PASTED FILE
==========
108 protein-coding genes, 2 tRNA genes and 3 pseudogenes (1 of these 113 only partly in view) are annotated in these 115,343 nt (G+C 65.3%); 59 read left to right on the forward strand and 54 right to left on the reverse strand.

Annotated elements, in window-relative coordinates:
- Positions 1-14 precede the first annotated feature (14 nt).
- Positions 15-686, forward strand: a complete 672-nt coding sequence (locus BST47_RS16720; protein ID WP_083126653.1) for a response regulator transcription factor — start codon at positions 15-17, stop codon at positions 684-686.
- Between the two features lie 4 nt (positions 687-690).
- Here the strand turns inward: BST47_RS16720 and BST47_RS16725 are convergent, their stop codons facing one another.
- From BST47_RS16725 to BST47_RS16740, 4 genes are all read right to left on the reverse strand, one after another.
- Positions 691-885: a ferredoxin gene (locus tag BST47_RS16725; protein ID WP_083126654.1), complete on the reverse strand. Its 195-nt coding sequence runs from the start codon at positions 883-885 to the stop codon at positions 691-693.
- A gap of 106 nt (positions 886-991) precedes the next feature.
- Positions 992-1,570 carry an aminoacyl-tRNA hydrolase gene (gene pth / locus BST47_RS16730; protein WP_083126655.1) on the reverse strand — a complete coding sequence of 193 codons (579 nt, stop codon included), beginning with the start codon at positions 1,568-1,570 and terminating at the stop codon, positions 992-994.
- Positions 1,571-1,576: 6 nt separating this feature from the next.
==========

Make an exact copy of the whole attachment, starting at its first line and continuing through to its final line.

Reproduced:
108 protein-coding genes, 2 tRNA genes and 3 pseudogenes (1 of these 113 only partly in view) are annotated in these 115,343 nt (G+C 65.3%); 59 read left to right on the forward strand and 54 right to left on the reverse strand.

Annotated elements, in window-relative coordinates:
- Positions 1-14 precede the first annotated feature (14 nt).
- Positions 15-686, forward strand: a complete 672-nt coding sequence (locus BST47_RS16720; protein ID WP_083126653.1) for a response regulator transcription factor — start codon at positions 15-17, stop codon at positions 684-686.
- Between the two features lie 4 nt (positions 687-690).
- Here the strand turns inward: BST47_RS16720 and BST47_RS16725 are convergent, their stop codons facing one another.
- From BST47_RS16725 to BST47_RS16740, 4 genes are all read right to left on the reverse strand, one after another.
- Positions 691-885: a ferredoxin gene (locus tag BST47_RS16725; protein ID WP_083126654.1), complete on the reverse strand. Its 195-nt coding sequence runs from the start codon at positions 883-885 to the stop codon at positions 691-693.
- A gap of 106 nt (positions 886-991) precedes the next feature.
- Positions 992-1,570 carry an aminoacyl-tRNA hydrolase gene (gene pth / locus BST47_RS16730; protein WP_083126655.1) on the reverse strand — a complete coding sequence of 193 codons (579 nt, stop codon included), beginning with the start codon at positions 1,568-1,570 and terminating at the stop codon, positions 992-994.
- Positions 1,571-1,576: 6 nt separating this feature from the next.